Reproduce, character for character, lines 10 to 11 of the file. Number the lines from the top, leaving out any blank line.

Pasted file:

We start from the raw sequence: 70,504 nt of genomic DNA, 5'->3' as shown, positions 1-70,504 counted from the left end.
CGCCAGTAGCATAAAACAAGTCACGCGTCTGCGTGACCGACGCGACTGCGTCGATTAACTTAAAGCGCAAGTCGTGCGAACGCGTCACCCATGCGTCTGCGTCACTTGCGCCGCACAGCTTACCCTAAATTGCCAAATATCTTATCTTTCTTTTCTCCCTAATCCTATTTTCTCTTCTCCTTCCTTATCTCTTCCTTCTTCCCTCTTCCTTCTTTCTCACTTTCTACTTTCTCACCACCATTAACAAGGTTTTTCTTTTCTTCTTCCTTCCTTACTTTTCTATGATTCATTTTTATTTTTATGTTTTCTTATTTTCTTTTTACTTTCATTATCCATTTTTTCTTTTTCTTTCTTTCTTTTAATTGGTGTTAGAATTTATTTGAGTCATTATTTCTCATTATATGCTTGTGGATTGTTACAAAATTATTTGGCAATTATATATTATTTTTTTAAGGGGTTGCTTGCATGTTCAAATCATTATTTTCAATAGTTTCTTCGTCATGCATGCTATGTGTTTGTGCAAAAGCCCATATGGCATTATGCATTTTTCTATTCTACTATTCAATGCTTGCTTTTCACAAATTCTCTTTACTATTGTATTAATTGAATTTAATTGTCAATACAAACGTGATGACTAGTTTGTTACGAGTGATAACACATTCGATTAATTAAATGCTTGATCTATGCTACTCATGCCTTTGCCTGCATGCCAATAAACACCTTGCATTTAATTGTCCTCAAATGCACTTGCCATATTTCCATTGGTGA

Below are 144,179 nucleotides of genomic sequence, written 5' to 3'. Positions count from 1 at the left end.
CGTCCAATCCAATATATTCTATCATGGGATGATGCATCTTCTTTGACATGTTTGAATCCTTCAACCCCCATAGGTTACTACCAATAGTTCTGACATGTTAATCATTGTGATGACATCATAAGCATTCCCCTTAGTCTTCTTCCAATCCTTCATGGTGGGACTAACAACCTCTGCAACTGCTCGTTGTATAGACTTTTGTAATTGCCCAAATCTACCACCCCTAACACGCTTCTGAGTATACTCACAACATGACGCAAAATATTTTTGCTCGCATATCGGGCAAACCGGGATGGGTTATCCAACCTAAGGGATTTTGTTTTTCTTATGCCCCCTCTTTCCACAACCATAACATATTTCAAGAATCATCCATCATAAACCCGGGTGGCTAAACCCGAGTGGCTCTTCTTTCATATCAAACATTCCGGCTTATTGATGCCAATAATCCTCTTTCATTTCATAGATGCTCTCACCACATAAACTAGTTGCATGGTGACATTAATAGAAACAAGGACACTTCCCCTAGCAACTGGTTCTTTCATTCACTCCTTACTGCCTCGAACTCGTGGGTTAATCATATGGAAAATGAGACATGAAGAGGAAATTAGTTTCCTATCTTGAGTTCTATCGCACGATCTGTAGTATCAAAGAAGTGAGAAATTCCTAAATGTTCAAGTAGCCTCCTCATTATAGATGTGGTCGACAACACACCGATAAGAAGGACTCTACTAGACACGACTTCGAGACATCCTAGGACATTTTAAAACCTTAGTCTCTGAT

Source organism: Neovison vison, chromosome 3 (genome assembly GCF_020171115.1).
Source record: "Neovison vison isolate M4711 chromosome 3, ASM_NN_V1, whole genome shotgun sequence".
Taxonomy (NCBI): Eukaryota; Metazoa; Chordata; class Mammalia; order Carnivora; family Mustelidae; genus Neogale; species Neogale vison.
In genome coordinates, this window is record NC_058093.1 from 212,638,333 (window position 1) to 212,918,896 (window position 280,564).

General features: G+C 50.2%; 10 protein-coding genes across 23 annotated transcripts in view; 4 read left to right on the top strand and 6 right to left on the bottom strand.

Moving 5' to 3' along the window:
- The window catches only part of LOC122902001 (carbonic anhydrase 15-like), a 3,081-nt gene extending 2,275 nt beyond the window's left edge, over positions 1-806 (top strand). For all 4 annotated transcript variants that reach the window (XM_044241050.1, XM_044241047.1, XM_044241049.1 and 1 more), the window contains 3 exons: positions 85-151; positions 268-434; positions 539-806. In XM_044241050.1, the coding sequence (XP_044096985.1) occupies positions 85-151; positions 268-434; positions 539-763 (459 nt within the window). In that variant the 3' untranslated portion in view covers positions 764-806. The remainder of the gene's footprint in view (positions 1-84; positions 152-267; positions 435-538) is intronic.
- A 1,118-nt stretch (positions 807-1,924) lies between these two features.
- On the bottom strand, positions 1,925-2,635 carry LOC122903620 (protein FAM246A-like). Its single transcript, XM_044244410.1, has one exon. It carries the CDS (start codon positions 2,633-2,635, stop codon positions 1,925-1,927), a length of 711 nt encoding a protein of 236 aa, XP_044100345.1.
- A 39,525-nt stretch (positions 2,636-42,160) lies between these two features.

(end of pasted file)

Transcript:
Moving 5' to 3' along the window:
- The window catches only part of LOC122902001 (carbonic anhydrase 15-like), a 3,081-nt gene extending 2,275 nt beyond the window's left edge, over positions 1-806 (top strand). For all 4 annotated transcript variants that reach the window (XM_044241050.1, XM_044241047.1, XM_044241049.1 and 1 more), the window contains 3 exons: positions 85-151; positions 268-434; positions 539-806. In XM_044241050.1, the coding sequence (XP_044096985.1) occupies positions 85-151; positions 268-434; positions 539-763 (459 nt within the window). In that variant the 3' untranslated portion in view covers positions 764-806. The remainder of the gene's footprint in view (positions 1-84; positions 152-267; positions 435-538) is intronic.